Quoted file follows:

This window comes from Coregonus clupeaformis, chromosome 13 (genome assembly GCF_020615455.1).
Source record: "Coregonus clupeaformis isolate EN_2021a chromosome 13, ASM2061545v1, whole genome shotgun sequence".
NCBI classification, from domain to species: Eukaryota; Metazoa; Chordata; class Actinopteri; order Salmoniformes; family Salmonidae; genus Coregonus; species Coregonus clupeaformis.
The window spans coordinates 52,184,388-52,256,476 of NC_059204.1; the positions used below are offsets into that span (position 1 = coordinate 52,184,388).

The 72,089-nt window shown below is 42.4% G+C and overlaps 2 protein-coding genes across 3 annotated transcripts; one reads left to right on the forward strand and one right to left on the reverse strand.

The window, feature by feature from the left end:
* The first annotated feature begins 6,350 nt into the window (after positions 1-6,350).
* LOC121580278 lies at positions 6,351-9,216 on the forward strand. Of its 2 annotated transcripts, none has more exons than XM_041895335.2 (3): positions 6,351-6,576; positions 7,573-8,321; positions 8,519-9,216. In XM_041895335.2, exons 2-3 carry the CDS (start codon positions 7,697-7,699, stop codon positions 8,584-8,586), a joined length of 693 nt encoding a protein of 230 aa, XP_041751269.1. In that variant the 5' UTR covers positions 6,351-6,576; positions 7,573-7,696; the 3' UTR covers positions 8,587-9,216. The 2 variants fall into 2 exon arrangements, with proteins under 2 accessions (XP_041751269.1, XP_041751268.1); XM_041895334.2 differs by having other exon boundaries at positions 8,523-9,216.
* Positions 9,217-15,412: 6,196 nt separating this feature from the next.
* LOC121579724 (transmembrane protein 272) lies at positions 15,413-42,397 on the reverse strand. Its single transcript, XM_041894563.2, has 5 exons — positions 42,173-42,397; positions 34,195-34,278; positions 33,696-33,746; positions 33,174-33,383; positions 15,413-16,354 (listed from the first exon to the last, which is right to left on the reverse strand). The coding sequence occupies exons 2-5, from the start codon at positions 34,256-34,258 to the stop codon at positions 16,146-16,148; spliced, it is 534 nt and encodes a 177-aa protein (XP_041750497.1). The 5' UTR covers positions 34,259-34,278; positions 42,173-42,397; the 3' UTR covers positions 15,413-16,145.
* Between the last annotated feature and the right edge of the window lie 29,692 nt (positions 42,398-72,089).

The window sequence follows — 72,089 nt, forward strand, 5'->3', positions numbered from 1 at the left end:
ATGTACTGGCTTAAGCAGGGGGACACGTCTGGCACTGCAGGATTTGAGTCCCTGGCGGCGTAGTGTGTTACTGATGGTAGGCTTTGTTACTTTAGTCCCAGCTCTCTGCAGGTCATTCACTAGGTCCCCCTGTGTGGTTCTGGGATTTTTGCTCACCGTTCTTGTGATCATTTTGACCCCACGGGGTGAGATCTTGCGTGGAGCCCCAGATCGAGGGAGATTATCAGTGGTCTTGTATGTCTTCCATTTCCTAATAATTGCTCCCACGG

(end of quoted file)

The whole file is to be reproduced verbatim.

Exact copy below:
This window comes from Coregonus clupeaformis, chromosome 13 (genome assembly GCF_020615455.1).
Source record: "Coregonus clupeaformis isolate EN_2021a chromosome 13, ASM2061545v1, whole genome shotgun sequence".
NCBI classification, from domain to species: Eukaryota; Metazoa; Chordata; class Actinopteri; order Salmoniformes; family Salmonidae; genus Coregonus; species Coregonus clupeaformis.
The window spans coordinates 52,184,388-52,256,476 of NC_059204.1; the positions used below are offsets into that span (position 1 = coordinate 52,184,388).

The 72,089-nt window shown below is 42.4% G+C and overlaps 2 protein-coding genes across 3 annotated transcripts; one reads left to right on the forward strand and one right to left on the reverse strand.

The window, feature by feature from the left end:
* The first annotated feature begins 6,350 nt into the window (after positions 1-6,350).
* LOC121580278 lies at positions 6,351-9,216 on the forward strand. Of its 2 annotated transcripts, none has more exons than XM_041895335.2 (3): positions 6,351-6,576; positions 7,573-8,321; positions 8,519-9,216. In XM_041895335.2, exons 2-3 carry the CDS (start codon positions 7,697-7,699, stop codon positions 8,584-8,586), a joined length of 693 nt encoding a protein of 230 aa, XP_041751269.1. In that variant the 5' UTR covers positions 6,351-6,576; positions 7,573-7,696; the 3' UTR covers positions 8,587-9,216. The 2 variants fall into 2 exon arrangements, with proteins under 2 accessions (XP_041751269.1, XP_041751268.1); XM_041895334.2 differs by having other exon boundaries at positions 8,523-9,216.
* Positions 9,217-15,412: 6,196 nt separating this feature from the next.
* LOC121579724 (transmembrane protein 272) lies at positions 15,413-42,397 on the reverse strand. Its single transcript, XM_041894563.2, has 5 exons — positions 42,173-42,397; positions 34,195-34,278; positions 33,696-33,746; positions 33,174-33,383; positions 15,413-16,354 (listed from the first exon to the last, which is right to left on the reverse strand). The coding sequence occupies exons 2-5, from the start codon at positions 34,256-34,258 to the stop codon at positions 16,146-16,148; spliced, it is 534 nt and encodes a 177-aa protein (XP_041750497.1). The 5' UTR covers positions 34,259-34,278; positions 42,173-42,397; the 3' UTR covers positions 15,413-16,145.
* Between the last annotated feature and the right edge of the window lie 29,692 nt (positions 42,398-72,089).

The window sequence follows — 72,089 nt, forward strand, 5'->3', positions numbered from 1 at the left end:
ATGTACTGGCTTAAGCAGGGGGACACGTCTGGCACTGCAGGATTTGAGTCCCTGGCGGCGTAGTGTGTTACTGATGGTAGGCTTTGTTACTTTAGTCCCAGCTCTCTGCAGGTCATTCACTAGGTCCCCCTGTGTGGTTCTGGGATTTTTGCTCACCGTTCTTGTGATCATTTTGACCCCACGGGGTGAGATCTTGCGTGGAGCCCCAGATCGAGGGAGATTATCAGTGGTCTTGTATGTCTTCCATTTCCTAATAATTGCTCCCACGG